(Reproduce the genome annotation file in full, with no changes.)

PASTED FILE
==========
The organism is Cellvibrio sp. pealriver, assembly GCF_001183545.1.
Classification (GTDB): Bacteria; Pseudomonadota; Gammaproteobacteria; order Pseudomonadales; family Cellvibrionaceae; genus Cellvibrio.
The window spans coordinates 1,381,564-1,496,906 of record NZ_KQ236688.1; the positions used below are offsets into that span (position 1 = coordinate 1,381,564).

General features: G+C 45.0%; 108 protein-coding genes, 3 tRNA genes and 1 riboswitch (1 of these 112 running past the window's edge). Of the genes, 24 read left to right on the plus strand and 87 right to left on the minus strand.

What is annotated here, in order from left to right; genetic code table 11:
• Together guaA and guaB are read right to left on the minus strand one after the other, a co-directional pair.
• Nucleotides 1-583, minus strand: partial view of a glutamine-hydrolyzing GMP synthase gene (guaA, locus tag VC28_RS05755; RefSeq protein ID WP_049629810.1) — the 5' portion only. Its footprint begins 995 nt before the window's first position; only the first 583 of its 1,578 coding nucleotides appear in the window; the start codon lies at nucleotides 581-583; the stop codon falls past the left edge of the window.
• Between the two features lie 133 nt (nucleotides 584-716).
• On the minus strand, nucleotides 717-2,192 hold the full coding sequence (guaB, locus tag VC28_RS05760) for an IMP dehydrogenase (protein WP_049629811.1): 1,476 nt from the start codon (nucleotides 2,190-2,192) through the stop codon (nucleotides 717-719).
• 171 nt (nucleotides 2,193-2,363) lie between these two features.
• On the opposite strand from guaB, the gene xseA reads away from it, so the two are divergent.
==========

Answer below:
The organism is Cellvibrio sp. pealriver, assembly GCF_001183545.1.
Classification (GTDB): Bacteria; Pseudomonadota; Gammaproteobacteria; order Pseudomonadales; family Cellvibrionaceae; genus Cellvibrio.
The window spans coordinates 1,381,564-1,496,906 of record NZ_KQ236688.1; the positions used below are offsets into that span (position 1 = coordinate 1,381,564).

General features: G+C 45.0%; 108 protein-coding genes, 3 tRNA genes and 1 riboswitch (1 of these 112 running past the window's edge). Of the genes, 24 read left to right on the plus strand and 87 right to left on the minus strand.

What is annotated here, in order from left to right; genetic code table 11:
• Together guaA and guaB are read right to left on the minus strand one after the other, a co-directional pair.
• Nucleotides 1-583, minus strand: partial view of a glutamine-hydrolyzing GMP synthase gene (guaA, locus tag VC28_RS05755; RefSeq protein ID WP_049629810.1) — the 5' portion only. Its footprint begins 995 nt before the window's first position; only the first 583 of its 1,578 coding nucleotides appear in the window; the start codon lies at nucleotides 581-583; the stop codon falls past the left edge of the window.
• Between the two features lie 133 nt (nucleotides 584-716).
• On the minus strand, nucleotides 717-2,192 hold the full coding sequence (guaB, locus tag VC28_RS05760) for an IMP dehydrogenase (protein WP_049629811.1): 1,476 nt from the start codon (nucleotides 2,190-2,192) through the stop codon (nucleotides 717-719).
• 171 nt (nucleotides 2,193-2,363) lie between these two features.
• On the opposite strand from guaB, the gene xseA reads away from it, so the two are divergent.